Midlife and the great unknown November 15, 2014

Clinical psychologist and blogger Berenice Meintjes takes an honest look at midlife crisis, and offers a daring recipe for making the most of this creative time of life …

A midlife crisis is a badly wrapped gift which brings great opportunity for immense freedom and untapped wells of joy. It starts painfully – slowly the scales fall off your eyes and the well-trodden path makes you weary with despair. You may become depressed and anxious, but fear not – this is temporary and is happening simply because you are not heeding the call of your deeper self. You grow in intolerance and courage and become ready to eschew the heavy expectations and break free from the dull drudgery and oppressive stress which somehow became your life. There is youth and life and adventure within you, calling to be set free, making you restless and disgruntled. You see those adverts where a business person breaks free from their tie and shoes and walks away barefoot on green grass and something within you leaps unexpectedly, then hisses a firm and gentle “yesss.” This is the call of your true self, which will not be silenced. It will only be satisfied when you shed the layers of false self which you have accumulated over the years. And perhaps surprisingly, it is a gentle and kindly soul – not nearly as reckless and vicious as it sounds when caged. It simply seeks wide open spaces, wind in your hair, and the opportunity to be completely yourself in the wilds of nature.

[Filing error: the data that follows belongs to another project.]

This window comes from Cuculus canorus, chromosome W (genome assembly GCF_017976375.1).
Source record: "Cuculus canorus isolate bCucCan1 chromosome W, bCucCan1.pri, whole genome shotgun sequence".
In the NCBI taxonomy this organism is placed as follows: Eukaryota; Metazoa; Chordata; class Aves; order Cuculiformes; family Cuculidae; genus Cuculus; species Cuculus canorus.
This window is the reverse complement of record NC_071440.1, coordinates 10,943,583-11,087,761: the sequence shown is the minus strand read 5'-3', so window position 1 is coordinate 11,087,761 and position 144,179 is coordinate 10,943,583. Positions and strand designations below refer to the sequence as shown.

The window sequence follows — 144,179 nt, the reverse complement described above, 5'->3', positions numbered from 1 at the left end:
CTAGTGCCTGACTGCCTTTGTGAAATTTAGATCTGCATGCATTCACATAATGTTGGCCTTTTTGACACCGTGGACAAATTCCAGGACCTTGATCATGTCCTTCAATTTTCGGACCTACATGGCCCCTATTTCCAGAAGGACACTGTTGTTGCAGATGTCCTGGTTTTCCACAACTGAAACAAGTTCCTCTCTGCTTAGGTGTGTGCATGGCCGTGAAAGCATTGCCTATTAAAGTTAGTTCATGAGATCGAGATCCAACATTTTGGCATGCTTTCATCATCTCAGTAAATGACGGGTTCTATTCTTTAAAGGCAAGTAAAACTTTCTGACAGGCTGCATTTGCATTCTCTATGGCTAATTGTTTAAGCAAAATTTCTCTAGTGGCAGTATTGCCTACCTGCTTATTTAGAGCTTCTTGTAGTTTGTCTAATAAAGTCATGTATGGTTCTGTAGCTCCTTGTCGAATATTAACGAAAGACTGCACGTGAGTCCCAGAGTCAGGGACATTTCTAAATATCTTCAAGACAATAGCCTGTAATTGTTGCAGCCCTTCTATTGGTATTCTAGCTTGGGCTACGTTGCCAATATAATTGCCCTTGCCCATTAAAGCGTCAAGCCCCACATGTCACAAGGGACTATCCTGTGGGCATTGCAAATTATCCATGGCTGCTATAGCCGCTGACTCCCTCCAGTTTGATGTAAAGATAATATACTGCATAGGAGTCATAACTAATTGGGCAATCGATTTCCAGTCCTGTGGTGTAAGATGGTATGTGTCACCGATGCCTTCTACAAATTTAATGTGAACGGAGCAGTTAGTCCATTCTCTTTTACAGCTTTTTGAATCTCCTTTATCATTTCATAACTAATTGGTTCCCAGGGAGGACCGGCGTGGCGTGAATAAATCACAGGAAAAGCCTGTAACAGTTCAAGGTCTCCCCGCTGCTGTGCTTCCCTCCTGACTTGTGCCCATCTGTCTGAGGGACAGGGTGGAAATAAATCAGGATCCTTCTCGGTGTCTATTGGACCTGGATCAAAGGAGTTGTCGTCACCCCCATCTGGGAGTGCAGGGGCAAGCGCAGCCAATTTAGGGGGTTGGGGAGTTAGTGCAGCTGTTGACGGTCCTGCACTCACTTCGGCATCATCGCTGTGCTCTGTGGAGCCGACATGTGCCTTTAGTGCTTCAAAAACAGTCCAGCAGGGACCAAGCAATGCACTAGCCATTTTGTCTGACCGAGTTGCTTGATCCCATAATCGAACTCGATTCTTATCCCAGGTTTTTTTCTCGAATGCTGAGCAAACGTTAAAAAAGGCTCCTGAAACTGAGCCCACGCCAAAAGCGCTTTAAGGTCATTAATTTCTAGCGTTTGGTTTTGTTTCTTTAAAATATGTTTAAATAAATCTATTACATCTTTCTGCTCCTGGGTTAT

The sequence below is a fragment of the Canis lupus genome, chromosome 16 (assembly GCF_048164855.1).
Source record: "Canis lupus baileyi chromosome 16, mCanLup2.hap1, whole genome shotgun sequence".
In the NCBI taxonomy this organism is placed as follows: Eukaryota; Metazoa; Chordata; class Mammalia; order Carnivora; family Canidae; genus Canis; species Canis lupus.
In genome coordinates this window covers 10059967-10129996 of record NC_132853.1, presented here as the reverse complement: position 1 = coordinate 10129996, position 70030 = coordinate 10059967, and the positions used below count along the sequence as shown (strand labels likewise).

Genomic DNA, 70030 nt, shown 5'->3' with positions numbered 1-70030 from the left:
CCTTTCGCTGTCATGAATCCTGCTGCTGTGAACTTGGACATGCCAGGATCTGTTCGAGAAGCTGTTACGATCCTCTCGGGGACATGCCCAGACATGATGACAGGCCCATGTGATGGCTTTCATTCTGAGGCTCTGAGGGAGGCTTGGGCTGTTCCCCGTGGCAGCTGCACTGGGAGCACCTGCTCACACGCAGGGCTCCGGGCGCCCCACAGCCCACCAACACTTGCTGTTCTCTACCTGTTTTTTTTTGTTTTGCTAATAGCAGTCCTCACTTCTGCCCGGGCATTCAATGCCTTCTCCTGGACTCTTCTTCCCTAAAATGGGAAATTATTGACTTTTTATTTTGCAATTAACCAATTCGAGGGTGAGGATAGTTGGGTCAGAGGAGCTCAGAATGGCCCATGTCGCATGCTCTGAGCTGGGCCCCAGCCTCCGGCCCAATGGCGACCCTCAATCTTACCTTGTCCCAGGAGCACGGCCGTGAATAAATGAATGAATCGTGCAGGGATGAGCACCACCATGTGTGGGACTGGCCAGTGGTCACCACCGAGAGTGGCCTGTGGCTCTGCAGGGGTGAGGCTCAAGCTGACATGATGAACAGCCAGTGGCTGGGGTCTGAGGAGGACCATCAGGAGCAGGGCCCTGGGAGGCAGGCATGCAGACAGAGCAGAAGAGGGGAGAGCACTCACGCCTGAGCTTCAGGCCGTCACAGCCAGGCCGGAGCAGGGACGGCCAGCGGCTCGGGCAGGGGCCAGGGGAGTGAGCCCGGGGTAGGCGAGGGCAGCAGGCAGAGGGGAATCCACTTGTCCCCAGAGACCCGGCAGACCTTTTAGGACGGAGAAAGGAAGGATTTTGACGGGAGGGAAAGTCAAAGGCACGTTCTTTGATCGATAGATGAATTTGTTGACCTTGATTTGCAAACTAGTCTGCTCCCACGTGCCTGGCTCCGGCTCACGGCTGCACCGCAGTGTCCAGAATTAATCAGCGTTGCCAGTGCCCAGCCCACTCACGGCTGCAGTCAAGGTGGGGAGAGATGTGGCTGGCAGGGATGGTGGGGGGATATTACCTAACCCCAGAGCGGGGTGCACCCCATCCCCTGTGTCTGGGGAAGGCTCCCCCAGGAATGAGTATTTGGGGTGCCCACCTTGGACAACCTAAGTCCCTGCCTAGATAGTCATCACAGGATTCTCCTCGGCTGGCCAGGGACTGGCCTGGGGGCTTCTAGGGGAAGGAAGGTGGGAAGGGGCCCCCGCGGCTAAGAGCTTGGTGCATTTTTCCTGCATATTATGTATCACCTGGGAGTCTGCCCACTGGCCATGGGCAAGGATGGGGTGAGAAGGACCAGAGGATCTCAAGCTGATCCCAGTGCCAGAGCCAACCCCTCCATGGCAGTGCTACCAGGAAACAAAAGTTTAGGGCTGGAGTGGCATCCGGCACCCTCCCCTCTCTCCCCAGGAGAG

You may find yourself going into “all-or-none” thinking – imagining quitting your job, leaving your spouse and kids, moving to a tropical island, selling the house and buying a shiny red sports-car, Harley or Jeep with which to trek through Africa. This causes cheek-chewing pendulum swings of “but”s and “what if”s.

However there is another way… which is neither destructive nor unhealthy and really quite possible when you get over your own importance. Instead of giving up everything, give your soul the escape it needs, and test your new-found freedom in different ways. Book off a month or three from work (oh come on, it’s not that impossible – it’s your ego that starts writhing in discomfort). Yes there might be some wailing and gnashing of little teeth, but try to look on this with compassionate resolve – they will all be better for it when your fresh new you returns with oceans of spaciousness and kindness and wisdom to spare.

Rent the red convertible, Harley or Jeep. Take along a good camera with which to release your creative passion. Do not rush when making the tricky decision of whether to go alone or with your favourite person – the soul loves solitude but grows in the context of honest and vulnerable relationship. Next find yourself the perfect route by listening carefully for that quiet “yes.” Be selfish and real.

You could start on safari at Kruger National Park, game viewing from the luxury of Rhino Safari Lodge and rhino walking from Plains Tented Camp. Don’t be alarmed if looking into the eye of the gentle, giant rhino breaks open your heart. From there you could drive through Swaziland to Kosi Forest Lodge, where the silence of the forest will claim you and set you free. Take the 4X4 coastal trail to Thonga Beach Lodge and live out your tropical beach resort fantasies in the Robinson-Crusoe style huts. Walk off the past on miles of unspoilt beach and let swimming with dolphins heal and delight you. Marvel at the immense diversity of ocean life while snorkeling in a parallel blue universe.

Come back to the animal kingdom at Hluhluwe’s Rhino Ridge Lodge, and this time your encounter with great beasts may bring you strength and direction for the future. End your stay at Isibindi’s Zulu Lodge, where the wild drumbeat under open African skies will reignite your libidinal passion for life. Let the stories of the battlefields fill you with courage and hope as you return to your new life wholly changed, with clarity and purpose to reinvent it with creativity and beauty.

Photographs by Sharon Grussendorff

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